A recent Akron Beacon Journal article discussed the ramifications when Facebook lifted its restrictions on public posts by teenagers this fall, giving them access to the broader, more public audience.
Under its former policy, teens could communicate only within their extended network — meaning to “friends” or “friend of friends” — protecting young users’ privacy.
Though the default setting for teen Facebook accounts makes information only shareable with friends, they now have the option to manually change it.
Parents, teachers and physicians alike are concerned. Even if today’s children and teens are more Internet-savvy than their parents, they still need to be taught to avoid oversharing and the risks associated with it.
But how can parents serve as role models and teach their kids about these risks when their generation lacks the experience of what they did as teens?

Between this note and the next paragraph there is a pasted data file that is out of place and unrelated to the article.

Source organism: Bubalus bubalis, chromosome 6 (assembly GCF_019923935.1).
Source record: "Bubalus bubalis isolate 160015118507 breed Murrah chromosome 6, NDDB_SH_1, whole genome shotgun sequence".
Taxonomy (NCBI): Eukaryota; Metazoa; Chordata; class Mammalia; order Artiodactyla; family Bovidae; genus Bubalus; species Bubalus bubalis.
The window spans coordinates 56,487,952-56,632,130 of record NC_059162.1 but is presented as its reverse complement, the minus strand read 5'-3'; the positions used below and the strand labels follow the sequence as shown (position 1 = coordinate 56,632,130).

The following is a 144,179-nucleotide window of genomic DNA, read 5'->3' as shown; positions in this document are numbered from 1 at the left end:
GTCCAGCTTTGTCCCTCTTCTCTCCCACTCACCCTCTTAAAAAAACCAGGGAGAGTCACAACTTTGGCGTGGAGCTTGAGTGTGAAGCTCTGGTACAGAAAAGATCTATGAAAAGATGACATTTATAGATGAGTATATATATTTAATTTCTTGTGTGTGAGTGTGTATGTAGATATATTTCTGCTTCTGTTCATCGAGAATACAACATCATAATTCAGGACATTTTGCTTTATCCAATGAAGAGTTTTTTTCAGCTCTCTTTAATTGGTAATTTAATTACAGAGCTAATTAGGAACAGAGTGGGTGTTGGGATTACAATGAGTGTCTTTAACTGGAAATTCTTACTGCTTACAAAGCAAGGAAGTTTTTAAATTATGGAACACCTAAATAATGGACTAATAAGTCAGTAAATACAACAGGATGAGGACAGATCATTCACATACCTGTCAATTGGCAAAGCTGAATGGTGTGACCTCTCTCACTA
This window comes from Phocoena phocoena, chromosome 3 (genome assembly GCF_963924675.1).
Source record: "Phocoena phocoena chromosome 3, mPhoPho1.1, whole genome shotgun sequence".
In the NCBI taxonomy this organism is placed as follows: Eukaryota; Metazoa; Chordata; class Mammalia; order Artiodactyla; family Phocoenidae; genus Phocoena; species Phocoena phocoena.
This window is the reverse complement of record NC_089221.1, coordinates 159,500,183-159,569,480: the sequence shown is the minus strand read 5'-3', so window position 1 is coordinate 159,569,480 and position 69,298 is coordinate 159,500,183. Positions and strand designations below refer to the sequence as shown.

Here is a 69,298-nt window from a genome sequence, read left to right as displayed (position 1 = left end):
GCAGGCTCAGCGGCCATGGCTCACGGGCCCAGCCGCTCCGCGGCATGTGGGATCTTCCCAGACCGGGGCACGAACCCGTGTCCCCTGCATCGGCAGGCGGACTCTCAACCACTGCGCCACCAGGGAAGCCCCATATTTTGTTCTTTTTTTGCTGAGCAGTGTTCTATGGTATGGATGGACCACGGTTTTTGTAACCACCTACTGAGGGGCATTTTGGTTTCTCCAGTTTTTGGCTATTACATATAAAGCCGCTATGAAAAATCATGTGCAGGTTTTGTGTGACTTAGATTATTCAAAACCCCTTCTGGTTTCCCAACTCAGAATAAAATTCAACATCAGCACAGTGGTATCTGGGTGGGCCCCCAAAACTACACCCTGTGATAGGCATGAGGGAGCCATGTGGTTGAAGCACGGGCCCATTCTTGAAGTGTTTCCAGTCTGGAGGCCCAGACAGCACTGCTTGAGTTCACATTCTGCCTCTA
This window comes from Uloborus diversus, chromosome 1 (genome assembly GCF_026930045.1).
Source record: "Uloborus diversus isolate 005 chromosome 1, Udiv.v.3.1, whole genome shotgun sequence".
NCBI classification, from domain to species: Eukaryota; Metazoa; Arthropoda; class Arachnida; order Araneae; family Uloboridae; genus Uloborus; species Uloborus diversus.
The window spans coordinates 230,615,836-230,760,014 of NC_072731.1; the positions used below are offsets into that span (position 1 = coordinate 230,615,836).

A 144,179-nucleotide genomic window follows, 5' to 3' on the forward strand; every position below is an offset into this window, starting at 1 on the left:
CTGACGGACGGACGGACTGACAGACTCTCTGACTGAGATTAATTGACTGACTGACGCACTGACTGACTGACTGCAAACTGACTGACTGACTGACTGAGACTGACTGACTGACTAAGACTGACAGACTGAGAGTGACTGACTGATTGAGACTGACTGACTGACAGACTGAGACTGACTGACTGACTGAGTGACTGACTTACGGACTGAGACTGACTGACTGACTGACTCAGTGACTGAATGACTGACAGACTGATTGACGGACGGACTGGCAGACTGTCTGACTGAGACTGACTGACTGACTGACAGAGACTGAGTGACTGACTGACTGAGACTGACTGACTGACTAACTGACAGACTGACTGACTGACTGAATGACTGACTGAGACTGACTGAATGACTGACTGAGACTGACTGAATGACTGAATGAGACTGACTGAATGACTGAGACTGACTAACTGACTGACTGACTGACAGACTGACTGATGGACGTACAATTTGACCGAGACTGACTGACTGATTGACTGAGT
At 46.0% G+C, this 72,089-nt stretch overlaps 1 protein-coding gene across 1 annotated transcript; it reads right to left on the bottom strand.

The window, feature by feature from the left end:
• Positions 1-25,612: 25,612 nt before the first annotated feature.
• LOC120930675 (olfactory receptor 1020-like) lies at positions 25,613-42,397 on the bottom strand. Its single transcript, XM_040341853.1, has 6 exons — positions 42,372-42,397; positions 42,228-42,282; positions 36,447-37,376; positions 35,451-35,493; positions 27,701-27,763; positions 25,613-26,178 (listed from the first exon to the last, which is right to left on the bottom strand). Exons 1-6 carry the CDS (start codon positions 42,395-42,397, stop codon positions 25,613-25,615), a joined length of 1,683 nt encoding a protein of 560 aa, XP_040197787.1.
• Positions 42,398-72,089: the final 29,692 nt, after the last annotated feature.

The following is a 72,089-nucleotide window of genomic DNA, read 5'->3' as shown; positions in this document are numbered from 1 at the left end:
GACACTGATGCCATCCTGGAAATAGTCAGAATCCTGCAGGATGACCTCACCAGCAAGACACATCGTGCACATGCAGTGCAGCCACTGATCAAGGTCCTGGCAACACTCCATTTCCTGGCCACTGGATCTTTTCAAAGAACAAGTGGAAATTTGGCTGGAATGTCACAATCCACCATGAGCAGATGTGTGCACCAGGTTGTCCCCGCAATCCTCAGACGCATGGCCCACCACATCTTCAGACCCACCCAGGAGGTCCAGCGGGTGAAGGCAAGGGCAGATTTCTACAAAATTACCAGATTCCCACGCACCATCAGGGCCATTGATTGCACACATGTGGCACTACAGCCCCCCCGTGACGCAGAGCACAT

“We have a certain disconnect.” said Dr. James Fitzgibbon, Akron Children’s director of adolescent medicine. “But I don’t think the role of support changes. Some of the same principles and approaches from pre-Internet time may work.”
While the Internet provides adolescents with numerous benefits, including increased social support, academic enrichment and worldwide, cross-cultural exposure, it comes with many threats for teens.
Facebook allows any user to search through troves of information, including status updates, photo captions and comments, and Twitter and other social media sites make posts searchable in Google.
Risks for privacy violations, cyber bullying and inappropriate solicitation can affect a child’s psychosocial development, said Dr. Fitzgibbon.
He points to a recent study that revealed cyber bullying and Internet harassment may affect up to one-third of our youth. In fact, he’s seen several patients in his office reeling from the affects of this online harassment.
But Dr. Fitzgibbon begs the question, whose job is it to teach these kids about safety online? Should it be the schools, physicians, parents?
He likens it to teens getting their driver’s license. In Ohio, they must accumulate 50 hours of driving with a parent, or a licensed adult, before they can apply for a driver’s license. Perhaps their Internet action should work similarly, where children must first spend time with their parents online.
“The bottom line is parents have to be involved early on,” he said. “Kids learn and mimic what their parents do.”